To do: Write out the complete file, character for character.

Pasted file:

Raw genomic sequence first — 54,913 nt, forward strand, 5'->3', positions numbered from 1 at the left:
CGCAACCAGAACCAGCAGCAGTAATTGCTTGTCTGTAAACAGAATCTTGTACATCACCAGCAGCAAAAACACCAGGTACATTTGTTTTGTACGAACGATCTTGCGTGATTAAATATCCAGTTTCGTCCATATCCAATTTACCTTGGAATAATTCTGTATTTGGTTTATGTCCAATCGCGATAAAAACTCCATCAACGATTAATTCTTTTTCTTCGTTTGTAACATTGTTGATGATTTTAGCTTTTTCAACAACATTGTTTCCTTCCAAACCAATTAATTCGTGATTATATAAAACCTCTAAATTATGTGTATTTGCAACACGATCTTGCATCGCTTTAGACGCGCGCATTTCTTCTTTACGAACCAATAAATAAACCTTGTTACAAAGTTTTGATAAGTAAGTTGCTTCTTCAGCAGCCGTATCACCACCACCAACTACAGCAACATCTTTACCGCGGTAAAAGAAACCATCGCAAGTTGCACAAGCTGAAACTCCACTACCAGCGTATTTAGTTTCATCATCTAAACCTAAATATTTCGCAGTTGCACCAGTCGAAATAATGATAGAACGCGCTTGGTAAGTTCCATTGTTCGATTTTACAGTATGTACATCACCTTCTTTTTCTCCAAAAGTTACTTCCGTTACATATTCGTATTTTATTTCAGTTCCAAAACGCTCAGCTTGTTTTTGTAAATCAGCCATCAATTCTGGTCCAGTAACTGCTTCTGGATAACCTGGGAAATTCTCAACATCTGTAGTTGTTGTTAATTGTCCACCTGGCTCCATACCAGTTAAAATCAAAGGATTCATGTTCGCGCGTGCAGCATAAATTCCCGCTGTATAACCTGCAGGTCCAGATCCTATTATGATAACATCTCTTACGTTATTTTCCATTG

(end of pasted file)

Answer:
Raw genomic sequence first — 54,913 nt, forward strand, 5'->3', positions numbered from 1 at the left:
CGCAACCAGAACCAGCAGCAGTAATTGCTTGTCTGTAAACAGAATCTTGTACATCACCAGCAGCAAAAACACCAGGTACATTTGTTTTGTACGAACGATCTTGCGTGATTAAATATCCAGTTTCGTCCATATCCAATTTACCTTGGAATAATTCTGTATTTGGTTTATGTCCAATCGCGATAAAAACTCCATCAACGATTAATTCTTTTTCTTCGTTTGTAACATTGTTGATGATTTTAGCTTTTTCAACAACATTGTTTCCTTCCAAACCAATTAATTCGTGATTATATAAAACCTCTAAATTATGTGTATTTGCAACACGATCTTGCATCGCTTTAGACGCGCGCATTTCTTCTTTACGAACCAATAAATAAACCTTGTTACAAAGTTTTGATAAGTAAGTTGCTTCTTCAGCAGCCGTATCACCACCACCAACTACAGCAACATCTTTACCGCGGTAAAAGAAACCATCGCAAGTTGCACAAGCTGAAACTCCACTACCAGCGTATTTAGTTTCATCATCTAAACCTAAATATTTCGCAGTTGCACCAGTCGAAATAATGATAGAACGCGCTTGGTAAGTTCCATTGTTCGATTTTACAGTATGTACATCACCTTCTTTTTCTCCAAAAGTTACTTCCGTTACATATTCGTATTTTATTTCAGTTCCAAAACGCTCAGCTTGTTTTTGTAAATCAGCCATCAATTCTGGTCCAGTAACTGCTTCTGGATAACCTGGGAAATTCTCAACATCTGTAGTTGTTGTTAATTGTCCACCTGGCTCCATACCAGTTAAAATCAAAGGATTCATGTTCGCGCGTGCAGCATAAATTCCCGCTGTATAACCTGCAGGTCCAGATCCTATTATGATAACATCTCTTACGTTATTTTCCATTG